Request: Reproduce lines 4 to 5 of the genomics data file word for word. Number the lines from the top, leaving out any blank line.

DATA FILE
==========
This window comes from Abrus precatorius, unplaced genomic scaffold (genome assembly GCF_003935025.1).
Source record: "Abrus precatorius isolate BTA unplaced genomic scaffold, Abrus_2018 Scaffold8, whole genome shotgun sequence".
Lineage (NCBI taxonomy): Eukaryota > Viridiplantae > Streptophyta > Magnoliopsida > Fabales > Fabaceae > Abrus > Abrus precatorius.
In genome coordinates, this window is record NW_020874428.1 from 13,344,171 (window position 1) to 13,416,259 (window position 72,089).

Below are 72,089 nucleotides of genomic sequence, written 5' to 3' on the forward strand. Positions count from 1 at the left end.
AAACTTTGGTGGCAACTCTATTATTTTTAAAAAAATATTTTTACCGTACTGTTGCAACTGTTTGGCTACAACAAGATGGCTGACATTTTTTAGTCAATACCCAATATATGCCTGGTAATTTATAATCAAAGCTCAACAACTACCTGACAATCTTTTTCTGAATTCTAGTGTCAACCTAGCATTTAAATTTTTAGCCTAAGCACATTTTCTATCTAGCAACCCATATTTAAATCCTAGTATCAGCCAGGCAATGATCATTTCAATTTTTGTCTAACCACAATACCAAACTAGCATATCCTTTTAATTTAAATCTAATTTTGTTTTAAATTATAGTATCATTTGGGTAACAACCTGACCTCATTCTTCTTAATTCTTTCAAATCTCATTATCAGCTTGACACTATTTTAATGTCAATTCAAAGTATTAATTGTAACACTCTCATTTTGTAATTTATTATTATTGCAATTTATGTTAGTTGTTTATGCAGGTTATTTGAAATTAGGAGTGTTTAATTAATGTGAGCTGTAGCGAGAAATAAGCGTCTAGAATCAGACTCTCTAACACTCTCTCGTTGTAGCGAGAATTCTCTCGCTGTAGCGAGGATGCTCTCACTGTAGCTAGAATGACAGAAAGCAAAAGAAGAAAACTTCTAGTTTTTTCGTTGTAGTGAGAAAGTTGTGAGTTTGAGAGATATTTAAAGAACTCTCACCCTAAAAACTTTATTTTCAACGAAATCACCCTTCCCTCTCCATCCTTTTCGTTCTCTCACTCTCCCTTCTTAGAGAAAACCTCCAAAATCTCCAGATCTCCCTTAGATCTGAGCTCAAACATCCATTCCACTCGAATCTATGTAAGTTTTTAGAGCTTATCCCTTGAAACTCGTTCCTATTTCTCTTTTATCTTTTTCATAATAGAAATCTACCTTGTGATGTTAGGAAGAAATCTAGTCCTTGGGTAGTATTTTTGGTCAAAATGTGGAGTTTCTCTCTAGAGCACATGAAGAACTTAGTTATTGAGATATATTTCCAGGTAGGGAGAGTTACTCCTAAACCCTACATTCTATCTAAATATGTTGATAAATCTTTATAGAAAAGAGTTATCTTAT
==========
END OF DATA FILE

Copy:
In genome coordinates, this window is record NW_020874428.1 from 13,344,171 (window position 1) to 13,416,259 (window position 72,089).

Below are 72,089 nucleotides of genomic sequence, written 5' to 3' on the forward strand. Positions count from 1 at the left end.